Poetry Sunday: Hornworm: Autumn Lamentation

This week’s Poetry Sunday features a new author, the American poet Stanley Kunitz. In his long lifetime, he was one of America’s most renowned poets, winning, among other awards, the Pulitzer Prize for Poetry, the National Medal of Arts, the Robert Frost Medal, and Harvard’s Centennial Medal. He served a term as Poet Laureate of the United States, and was still writing and publishing at the age of 100, just prior to his death in 2006.

Stanley Kunitz was born in 1905 in Massachusetts. His father committed suicide just weeks before his birth, and the young Kunitz was raised by his stepfather and his mother, Yetta Helen Jasspon. Kunitz graduated from Harvard with a master’s degree in English and served in the military in a noncombat role as a conscientious objector during World War II. After the war, he began a teaching career which took him through a variety of prestigious liberal arts colleges, including Vassar, Brandeis, Rutgers, Yale, and especially Columbia University, where he spent 22 years. During part of this time, he also served as editor of the Wilson Library Bulletin, a professional journal of librarians, where he took a strong stand against censorship and encouraged others to do the same. A 1938 article of his, “The Myth of Library Impartiality”, was the inspiration for the Library Bill of Rights that’s still used in American libraries today.

Like many great poets, Stanley Kunitz was a nonbeliever, in his case by way of a secular Jewish tradition that ran through his family. In an interview later in life, he said that his mother, “at the age of twelve… read Spinoza and lost her God”, and that in his household, “the stress was on cultural and ethical values rather than on ritual practices”. In that same interview, he also said, “The God in whom I believe does not exist.”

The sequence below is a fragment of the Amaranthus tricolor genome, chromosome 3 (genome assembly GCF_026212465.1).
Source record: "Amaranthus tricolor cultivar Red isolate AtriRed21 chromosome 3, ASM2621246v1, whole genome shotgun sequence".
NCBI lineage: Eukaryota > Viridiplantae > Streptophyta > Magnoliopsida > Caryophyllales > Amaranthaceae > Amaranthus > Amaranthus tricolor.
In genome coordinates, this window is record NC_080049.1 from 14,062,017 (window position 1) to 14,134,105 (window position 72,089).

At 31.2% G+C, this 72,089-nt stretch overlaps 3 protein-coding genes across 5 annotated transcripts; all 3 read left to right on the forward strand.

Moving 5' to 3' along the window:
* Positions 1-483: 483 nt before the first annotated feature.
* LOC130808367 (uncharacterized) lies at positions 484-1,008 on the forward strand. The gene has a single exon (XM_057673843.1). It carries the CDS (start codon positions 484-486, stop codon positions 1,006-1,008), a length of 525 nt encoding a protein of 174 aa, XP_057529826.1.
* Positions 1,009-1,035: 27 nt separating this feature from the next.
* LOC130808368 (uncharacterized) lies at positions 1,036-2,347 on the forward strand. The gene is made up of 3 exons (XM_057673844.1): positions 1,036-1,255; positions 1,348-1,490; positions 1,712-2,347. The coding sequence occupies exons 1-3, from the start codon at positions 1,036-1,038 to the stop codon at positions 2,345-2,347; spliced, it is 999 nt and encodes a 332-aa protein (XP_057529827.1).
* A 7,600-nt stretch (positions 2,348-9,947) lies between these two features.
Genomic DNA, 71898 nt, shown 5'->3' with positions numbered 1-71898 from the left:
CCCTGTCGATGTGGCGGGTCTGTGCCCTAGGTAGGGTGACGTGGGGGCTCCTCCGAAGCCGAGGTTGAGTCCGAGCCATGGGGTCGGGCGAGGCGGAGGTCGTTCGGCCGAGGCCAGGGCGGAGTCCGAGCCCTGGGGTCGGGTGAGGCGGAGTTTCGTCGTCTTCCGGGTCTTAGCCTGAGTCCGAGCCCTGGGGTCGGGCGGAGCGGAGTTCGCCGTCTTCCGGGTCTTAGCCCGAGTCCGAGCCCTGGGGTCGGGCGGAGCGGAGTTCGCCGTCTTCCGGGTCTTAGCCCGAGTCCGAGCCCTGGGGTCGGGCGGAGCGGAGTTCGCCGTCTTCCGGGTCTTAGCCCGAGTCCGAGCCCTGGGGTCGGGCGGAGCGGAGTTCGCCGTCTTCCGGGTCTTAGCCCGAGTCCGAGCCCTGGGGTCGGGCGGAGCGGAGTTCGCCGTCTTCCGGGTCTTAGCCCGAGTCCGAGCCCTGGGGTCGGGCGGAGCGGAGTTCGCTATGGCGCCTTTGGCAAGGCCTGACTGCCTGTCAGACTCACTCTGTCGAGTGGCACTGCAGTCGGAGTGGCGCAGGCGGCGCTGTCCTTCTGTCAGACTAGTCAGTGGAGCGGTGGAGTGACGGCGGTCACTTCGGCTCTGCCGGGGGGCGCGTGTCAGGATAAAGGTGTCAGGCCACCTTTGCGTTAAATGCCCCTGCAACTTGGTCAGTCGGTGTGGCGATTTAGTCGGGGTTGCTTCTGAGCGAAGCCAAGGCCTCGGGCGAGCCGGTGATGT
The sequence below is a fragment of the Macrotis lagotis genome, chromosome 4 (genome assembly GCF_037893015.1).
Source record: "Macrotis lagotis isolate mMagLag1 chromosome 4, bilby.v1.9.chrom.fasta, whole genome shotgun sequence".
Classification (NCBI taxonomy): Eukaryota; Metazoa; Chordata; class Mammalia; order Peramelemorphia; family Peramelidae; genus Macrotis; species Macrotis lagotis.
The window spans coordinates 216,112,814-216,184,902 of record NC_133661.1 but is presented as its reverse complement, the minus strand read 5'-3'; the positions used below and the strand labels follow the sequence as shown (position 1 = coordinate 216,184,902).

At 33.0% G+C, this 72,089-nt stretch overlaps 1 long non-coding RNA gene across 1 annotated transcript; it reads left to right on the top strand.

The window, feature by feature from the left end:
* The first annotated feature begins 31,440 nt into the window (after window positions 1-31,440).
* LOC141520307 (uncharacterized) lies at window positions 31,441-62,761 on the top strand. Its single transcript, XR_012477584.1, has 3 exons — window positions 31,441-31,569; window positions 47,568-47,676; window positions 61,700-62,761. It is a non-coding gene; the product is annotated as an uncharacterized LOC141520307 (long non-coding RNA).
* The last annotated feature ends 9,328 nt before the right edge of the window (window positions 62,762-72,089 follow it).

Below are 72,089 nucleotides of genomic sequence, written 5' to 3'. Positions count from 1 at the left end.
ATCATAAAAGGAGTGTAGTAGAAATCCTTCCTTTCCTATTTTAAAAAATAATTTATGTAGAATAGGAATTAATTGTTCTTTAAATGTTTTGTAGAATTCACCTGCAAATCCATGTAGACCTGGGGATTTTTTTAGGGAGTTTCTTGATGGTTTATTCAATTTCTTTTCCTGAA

Today’s poem is a lyrical musing on nature, but with a wickedly clever sting embedded within. Written from the viewpoint of a worm hoping to undergo metamorphosis into a moth, it starts out idyllic, even romantic – but then takes a sudden, unexpectedly dark turn, one that cuttingly satirizes the excuses offered by proponents of theodicy. It’s also been a revelation to other nonbelievers, as you can see from this reading by a fan – come back and watch it after you’ve read the poem.

Hornworm: Autumn Lamentation

Since that first morning when I crawled
into the world, a naked grubby thing,
and found the world unkind,
my dearest faith has been that this
is but a trial: I shall be changed.
In my imaginings I have already spent
my brooding winter underground,
unfolded silky powdered wings, and climbed
into the air, free as a puff of cloud
to sail over the steaming fields,
alighting anywhere I pleased,
thrusting into deep tubular flowers.

It is not so: there may be nectar
in those cups, but not for me.
All day, all night, I carry on my back
embedded in my flesh, two rows
of little white cocoons,
so neatly stacked
they look like eggs in a crate.
And I am eaten half away.

If I can gather strength enough
I’ll try to burrow under a stone
and spin myself a purse
in which to sleep away the cold;
though when the sun kisses the earth
again, I know I won’t be there.
Instead, out of my chrysalis
will break, like robbers from a tomb,
a swarm of parasitic flies,
leaving my wasted husk behind.

Sir, you with the red snippers
in your hand, hovering over me,
casting your shadow, I greet you,
whether you come as an angel of death
or of mercy. But tell me,
before you choose to slice me in two:
Who can understand the ways
of the Great Worm in the Sky?